FireWire or Iwire downloads, or NTSC, HDTV, or MPEG video, today's media files are huge
and uninterruptable, and they must be randomly accessible. SANs have found particular
favor in publishing houses -- both print and Web -- for two key reasons: they allow
access to data across an unparalleled range of platforms, and they're fast enough to
meet the demands of most streaming media. (Some video-editing houses, however, have
moved to switch fabrics, which support even faster throughput.)
from manual drawings and hodgepodge ECR systems are finding that digitized drawings and
CAD files need ever expandable storage. SANs fit the bill. (Running out of drive
letters was a problem for one of my clients.)
or a Notes server, message stores are becoming gargantuan. Need another drive or array?
Plug it in. A new dancing-baby AVI has been forwarded to fifteen hundred of your email
users? Heaven help us.
resource planning and customer relationship management applications seems to expand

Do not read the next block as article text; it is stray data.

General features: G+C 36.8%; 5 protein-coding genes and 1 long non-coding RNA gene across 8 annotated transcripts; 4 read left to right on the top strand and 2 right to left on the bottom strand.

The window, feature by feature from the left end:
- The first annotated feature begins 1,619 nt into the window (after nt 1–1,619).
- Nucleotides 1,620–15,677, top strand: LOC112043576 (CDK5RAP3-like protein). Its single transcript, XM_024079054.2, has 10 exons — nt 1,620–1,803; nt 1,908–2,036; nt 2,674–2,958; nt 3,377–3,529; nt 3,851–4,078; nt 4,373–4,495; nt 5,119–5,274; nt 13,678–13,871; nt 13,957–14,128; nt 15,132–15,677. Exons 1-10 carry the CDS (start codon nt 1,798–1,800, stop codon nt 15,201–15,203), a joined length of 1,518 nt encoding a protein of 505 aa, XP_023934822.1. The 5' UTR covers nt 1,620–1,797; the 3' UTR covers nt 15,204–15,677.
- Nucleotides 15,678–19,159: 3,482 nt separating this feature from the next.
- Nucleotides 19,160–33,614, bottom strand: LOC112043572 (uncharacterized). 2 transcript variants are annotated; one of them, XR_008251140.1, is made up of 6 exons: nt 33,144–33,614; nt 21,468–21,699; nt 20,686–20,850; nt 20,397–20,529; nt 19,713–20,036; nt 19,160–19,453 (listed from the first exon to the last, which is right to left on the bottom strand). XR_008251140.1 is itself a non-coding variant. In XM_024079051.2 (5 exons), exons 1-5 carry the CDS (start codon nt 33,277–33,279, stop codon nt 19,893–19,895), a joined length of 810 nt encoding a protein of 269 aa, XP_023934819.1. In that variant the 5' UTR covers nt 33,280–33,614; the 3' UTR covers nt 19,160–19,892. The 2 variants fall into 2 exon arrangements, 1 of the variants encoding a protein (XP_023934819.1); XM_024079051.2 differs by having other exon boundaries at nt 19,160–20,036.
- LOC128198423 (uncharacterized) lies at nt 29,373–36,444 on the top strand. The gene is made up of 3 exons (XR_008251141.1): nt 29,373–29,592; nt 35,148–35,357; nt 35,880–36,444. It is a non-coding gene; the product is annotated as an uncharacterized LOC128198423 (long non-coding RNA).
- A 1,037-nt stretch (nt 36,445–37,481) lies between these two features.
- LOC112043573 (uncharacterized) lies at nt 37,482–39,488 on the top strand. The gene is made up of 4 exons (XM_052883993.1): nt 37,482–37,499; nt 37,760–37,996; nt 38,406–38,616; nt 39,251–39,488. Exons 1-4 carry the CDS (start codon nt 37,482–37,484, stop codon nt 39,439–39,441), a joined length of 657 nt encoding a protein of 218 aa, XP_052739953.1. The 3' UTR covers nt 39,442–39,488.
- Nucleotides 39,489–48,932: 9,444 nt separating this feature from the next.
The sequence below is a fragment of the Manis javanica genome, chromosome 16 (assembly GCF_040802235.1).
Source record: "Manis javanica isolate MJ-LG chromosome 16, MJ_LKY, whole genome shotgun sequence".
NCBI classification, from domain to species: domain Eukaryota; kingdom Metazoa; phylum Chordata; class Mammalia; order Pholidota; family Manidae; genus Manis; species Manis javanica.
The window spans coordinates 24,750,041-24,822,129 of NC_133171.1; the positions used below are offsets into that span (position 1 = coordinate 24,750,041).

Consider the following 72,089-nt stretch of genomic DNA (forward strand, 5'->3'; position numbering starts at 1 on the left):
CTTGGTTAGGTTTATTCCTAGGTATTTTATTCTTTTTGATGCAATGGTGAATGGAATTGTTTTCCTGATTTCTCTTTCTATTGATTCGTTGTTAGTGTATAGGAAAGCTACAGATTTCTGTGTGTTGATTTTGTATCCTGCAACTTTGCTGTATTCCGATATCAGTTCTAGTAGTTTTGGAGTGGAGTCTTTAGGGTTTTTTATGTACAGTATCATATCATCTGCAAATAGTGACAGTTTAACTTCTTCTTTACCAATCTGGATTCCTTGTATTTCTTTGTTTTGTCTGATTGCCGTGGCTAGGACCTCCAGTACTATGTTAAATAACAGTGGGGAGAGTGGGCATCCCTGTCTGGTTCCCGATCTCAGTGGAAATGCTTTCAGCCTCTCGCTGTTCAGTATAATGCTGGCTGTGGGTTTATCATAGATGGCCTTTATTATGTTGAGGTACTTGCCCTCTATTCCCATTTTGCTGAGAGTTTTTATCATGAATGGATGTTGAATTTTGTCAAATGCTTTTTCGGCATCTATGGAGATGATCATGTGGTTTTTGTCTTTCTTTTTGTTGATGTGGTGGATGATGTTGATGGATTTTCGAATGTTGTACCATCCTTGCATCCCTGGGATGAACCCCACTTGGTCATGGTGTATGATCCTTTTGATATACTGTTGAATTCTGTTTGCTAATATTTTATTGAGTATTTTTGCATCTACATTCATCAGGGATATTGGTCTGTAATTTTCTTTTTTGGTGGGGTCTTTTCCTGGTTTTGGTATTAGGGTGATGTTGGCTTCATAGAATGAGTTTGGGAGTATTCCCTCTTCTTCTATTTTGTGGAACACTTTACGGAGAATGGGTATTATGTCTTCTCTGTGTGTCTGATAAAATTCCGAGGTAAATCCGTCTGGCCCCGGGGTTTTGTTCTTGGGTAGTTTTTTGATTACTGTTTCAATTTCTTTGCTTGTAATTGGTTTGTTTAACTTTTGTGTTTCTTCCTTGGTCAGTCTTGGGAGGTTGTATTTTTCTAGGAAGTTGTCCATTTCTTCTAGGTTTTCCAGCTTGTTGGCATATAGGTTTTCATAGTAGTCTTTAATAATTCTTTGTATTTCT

without end. Add customizations, management apps, analyses, and distributions of
analyzed data -- and watch how the volume of data explodes.
Adopting a SAN reminds me of practicing est or transcendental meditation. Once
you've shaken your old mindset, you start to find new ways of applying the method.
Likewise, once you've made the necessary leap to a new infrastructure, you'll find that
removing storage from the data-processing method associated with servers is liberating.
A SAN will have helped you achieve application-services modularity.